Domestic Violence and DEI
by Amanda Lara, M.S., LPCC
October was deemed Domestic Violence Awareness Month in 1987 by U.S. Congress through Public Law 101-112 to raise awareness about the prevalence of domestic violence (DV) and to connect individuals to resources. DV can present as an imbalance of power in many ways including physical abuse, verbal abuse, sexual abuse, intimidation, isolation, economic abuse, stalking, and harassment. According to the National Coalition Against Domestic Violence, nearly 20 people per minute are physically abused by an intimate partner.
With the high prevalence of DV in our nation, it is important to include cultural considerations. DV is not limited to heterosexual relationships or to any specific race/ethnicity. The National Coalition Against Domestic Violence also reported that members of the LBTQ community are victims of domestic violence at higher rates compared to heterosexual couples:
- 44% of lesbians and 61% of bisexual women experience DV compared to 35% of straight women.
- 26% of gay men and 37.3% of bisexual men experience DV compared to 29% of heterosexual men.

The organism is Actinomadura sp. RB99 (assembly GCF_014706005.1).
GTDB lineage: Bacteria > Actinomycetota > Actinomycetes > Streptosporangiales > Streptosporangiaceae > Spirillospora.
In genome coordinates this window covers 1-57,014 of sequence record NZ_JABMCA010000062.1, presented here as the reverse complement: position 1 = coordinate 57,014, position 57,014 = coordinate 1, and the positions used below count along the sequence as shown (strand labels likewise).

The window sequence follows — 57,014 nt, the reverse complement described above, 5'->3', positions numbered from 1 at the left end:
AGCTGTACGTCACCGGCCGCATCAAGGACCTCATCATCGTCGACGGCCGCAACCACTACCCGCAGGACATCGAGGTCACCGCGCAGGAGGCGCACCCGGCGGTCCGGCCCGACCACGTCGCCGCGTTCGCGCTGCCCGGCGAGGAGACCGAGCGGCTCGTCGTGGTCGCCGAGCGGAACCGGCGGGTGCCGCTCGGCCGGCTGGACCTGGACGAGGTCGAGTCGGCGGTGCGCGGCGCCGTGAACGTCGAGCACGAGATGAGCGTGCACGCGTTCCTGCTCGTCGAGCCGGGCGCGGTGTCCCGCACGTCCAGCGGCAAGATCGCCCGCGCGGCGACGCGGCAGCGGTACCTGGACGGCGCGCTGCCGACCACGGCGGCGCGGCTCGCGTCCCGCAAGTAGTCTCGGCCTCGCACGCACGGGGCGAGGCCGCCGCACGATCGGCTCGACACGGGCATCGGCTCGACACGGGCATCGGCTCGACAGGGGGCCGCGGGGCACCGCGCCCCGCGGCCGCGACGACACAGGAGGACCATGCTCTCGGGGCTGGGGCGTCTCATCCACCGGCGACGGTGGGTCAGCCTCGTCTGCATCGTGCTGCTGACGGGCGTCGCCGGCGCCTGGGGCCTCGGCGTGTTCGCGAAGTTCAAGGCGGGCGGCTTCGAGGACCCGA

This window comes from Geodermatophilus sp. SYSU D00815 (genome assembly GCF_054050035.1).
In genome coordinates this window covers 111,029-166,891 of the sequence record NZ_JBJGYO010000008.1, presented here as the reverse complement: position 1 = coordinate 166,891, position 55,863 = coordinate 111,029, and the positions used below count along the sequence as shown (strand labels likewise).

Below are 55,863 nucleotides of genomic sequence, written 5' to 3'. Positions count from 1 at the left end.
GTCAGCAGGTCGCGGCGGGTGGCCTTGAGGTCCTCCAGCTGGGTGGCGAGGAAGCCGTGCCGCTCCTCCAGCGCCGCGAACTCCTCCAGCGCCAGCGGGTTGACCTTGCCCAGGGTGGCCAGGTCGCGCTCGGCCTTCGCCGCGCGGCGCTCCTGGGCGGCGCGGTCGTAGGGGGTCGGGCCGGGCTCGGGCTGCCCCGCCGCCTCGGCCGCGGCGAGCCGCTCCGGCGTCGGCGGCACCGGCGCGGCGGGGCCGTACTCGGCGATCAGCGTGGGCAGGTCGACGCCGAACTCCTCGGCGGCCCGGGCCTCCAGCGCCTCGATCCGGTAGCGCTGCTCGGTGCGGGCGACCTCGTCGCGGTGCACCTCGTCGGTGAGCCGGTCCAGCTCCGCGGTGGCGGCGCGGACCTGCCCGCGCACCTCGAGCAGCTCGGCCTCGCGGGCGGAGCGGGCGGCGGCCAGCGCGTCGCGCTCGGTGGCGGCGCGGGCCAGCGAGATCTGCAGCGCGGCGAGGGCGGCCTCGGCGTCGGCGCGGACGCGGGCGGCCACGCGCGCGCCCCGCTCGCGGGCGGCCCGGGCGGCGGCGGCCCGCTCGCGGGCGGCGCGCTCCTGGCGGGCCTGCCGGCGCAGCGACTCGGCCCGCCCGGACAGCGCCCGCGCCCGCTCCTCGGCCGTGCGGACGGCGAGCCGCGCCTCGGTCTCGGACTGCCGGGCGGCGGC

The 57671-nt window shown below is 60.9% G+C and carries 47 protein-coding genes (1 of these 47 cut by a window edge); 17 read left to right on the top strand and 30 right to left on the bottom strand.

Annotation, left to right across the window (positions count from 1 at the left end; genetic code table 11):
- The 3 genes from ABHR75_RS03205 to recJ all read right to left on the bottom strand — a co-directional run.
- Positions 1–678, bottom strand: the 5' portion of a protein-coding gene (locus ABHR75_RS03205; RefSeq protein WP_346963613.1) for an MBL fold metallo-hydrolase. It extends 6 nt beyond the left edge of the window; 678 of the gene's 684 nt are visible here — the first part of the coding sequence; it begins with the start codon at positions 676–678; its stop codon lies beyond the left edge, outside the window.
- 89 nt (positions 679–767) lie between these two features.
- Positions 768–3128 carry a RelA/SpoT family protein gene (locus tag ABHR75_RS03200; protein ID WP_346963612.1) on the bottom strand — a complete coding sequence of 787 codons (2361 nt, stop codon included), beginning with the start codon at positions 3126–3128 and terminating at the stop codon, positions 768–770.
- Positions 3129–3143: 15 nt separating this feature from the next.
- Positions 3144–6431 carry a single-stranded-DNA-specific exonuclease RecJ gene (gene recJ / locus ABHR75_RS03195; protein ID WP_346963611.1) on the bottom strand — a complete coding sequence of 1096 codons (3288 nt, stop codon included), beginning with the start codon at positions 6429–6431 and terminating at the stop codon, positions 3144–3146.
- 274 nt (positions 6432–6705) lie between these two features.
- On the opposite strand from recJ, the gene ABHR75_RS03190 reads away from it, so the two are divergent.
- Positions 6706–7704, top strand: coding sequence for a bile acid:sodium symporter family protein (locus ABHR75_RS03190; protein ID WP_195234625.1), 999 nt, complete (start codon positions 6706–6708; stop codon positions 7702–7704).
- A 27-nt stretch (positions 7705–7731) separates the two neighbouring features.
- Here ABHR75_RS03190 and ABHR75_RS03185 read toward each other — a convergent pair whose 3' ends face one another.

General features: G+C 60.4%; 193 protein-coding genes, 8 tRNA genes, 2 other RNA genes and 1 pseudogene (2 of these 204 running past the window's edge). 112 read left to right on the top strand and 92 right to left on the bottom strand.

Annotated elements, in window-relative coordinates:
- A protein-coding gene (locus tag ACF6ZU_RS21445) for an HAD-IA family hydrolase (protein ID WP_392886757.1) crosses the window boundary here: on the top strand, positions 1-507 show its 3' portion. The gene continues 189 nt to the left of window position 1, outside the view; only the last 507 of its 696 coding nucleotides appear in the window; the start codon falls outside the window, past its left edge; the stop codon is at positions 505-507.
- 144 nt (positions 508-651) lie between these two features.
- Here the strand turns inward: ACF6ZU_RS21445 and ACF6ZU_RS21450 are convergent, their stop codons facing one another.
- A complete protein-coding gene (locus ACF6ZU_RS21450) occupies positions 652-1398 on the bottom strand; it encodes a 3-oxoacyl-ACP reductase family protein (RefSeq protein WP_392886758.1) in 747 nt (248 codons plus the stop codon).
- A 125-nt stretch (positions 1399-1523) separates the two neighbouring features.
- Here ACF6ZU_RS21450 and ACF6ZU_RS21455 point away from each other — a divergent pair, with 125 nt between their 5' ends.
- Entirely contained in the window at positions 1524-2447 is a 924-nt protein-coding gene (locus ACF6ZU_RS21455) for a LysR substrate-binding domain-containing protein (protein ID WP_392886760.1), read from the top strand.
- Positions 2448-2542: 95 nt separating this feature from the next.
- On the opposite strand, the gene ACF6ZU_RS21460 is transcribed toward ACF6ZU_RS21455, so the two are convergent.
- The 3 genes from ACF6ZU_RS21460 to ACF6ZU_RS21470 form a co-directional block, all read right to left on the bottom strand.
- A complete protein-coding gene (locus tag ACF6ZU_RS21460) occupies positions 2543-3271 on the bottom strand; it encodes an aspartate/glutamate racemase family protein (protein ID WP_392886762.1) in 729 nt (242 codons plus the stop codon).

- 54% of transgender and non-binary individuals experience DV in their lifetimes.
DV also disproportionally affects minority women, with four out of 10 non-Hispanic women of color reporting being a victim of DV in their lifetime. This rate is 30-50% higher than what is experienced by White women according to the 2010 State Report on national intimate partner and sexual violence conducted by the Centers for Disease Control and Prevention. Pressure from community to keep family matters private, worrying about legal status, distrust of law enforcement, and lack of representation in service providers are reasons that people of color often rationalize not seeking help from authorities or professionals.
Through our organization, we can help victims of domestic violence by staying informed of the prevalence and warning signs. We can directly assess for DV when clients are alone by asking if they feel safe in their homes. We can be vigilant of warning signs including physical signs of abuse (like bruising, black eyes, and other injuries) and emotional signs of abuse (like constant apprehension, persistent fearfulness, avoidance of close relationships). If we suspect DV, we can discreetly direct these individuals to professional resources, even if these victims do not initially plan on using them.